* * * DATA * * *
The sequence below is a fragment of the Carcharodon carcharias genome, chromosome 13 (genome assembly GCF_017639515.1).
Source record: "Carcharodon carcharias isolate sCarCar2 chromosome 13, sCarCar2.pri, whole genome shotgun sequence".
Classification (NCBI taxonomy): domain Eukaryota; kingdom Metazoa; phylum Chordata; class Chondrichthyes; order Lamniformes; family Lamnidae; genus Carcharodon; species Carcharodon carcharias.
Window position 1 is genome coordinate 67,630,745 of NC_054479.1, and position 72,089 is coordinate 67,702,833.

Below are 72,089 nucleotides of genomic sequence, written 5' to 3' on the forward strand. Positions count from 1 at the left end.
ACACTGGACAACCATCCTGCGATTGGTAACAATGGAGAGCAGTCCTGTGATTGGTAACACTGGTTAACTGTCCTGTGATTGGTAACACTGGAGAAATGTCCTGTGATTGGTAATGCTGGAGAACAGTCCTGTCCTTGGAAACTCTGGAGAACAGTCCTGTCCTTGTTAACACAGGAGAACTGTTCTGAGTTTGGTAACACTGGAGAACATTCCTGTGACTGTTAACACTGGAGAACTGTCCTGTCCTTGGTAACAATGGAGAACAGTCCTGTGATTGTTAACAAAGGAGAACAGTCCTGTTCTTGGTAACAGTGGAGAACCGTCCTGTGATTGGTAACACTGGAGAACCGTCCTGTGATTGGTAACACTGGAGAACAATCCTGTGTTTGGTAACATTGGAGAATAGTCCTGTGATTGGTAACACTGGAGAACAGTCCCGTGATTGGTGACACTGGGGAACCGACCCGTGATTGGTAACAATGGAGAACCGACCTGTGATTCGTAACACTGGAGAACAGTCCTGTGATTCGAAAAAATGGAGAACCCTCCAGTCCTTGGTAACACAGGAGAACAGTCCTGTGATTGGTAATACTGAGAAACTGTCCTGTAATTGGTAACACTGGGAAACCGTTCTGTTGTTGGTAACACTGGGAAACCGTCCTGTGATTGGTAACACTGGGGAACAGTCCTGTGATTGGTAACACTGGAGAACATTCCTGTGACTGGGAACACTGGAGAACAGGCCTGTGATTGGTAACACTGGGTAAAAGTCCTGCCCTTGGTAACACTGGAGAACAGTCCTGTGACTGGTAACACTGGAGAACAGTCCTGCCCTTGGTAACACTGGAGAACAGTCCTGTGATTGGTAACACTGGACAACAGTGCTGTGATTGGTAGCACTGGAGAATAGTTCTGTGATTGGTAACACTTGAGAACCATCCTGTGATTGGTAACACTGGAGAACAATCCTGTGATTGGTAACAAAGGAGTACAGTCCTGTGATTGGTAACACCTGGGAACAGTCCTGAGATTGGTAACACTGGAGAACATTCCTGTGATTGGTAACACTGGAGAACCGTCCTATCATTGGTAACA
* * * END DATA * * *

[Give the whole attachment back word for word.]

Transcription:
The sequence below is a fragment of the Carcharodon carcharias genome, chromosome 13 (genome assembly GCF_017639515.1).
Source record: "Carcharodon carcharias isolate sCarCar2 chromosome 13, sCarCar2.pri, whole genome shotgun sequence".
Classification (NCBI taxonomy): domain Eukaryota; kingdom Metazoa; phylum Chordata; class Chondrichthyes; order Lamniformes; family Lamnidae; genus Carcharodon; species Carcharodon carcharias.
Window position 1 is genome coordinate 67,630,745 of NC_054479.1, and position 72,089 is coordinate 67,702,833.

Below are 72,089 nucleotides of genomic sequence, written 5' to 3' on the forward strand. Positions count from 1 at the left end.
ACACTGGACAACCATCCTGCGATTGGTAACAATGGAGAGCAGTCCTGTGATTGGTAACACTGGTTAACTGTCCTGTGATTGGTAACACTGGAGAAATGTCCTGTGATTGGTAATGCTGGAGAACAGTCCTGTCCTTGGAAACTCTGGAGAACAGTCCTGTCCTTGTTAACACAGGAGAACTGTTCTGAGTTTGGTAACACTGGAGAACATTCCTGTGACTGTTAACACTGGAGAACTGTCCTGTCCTTGGTAACAATGGAGAACAGTCCTGTGATTGTTAACAAAGGAGAACAGTCCTGTTCTTGGTAACAGTGGAGAACCGTCCTGTGATTGGTAACACTGGAGAACCGTCCTGTGATTGGTAACACTGGAGAACAATCCTGTGTTTGGTAACATTGGAGAATAGTCCTGTGATTGGTAACACTGGAGAACAGTCCCGTGATTGGTGACACTGGGGAACCGACCCGTGATTGGTAACAATGGAGAACCGACCTGTGATTCGTAACACTGGAGAACAGTCCTGTGATTCGAAAAAATGGAGAACCCTCCAGTCCTTGGTAACACAGGAGAACAGTCCTGTGATTGGTAATACTGAGAAACTGTCCTGTAATTGGTAACACTGGGAAACCGTTCTGTTGTTGGTAACACTGGGAAACCGTCCTGTGATTGGTAACACTGGGGAACAGTCCTGTGATTGGTAACACTGGAGAACATTCCTGTGACTGGGAACACTGGAGAACAGGCCTGTGATTGGTAACACTGGGTAAAAGTCCTGCCCTTGGTAACACTGGAGAACAGTCCTGTGACTGGTAACACTGGAGAACAGTCCTGCCCTTGGTAACACTGGAGAACAGTCCTGTGATTGGTAACACTGGACAACAGTGCTGTGATTGGTAGCACTGGAGAATAGTTCTGTGATTGGTAACACTTGAGAACCATCCTGTGATTGGTAACACTGGAGAACAATCCTGTGATTGGTAACAAAGGAGTACAGTCCTGTGATTGGTAACACCTGGGAACAGTCCTGAGATTGGTAACACTGGAGAACATTCCTGTGATTGGTAACACTGGAGAACCGTCCTATCATTGGTAACA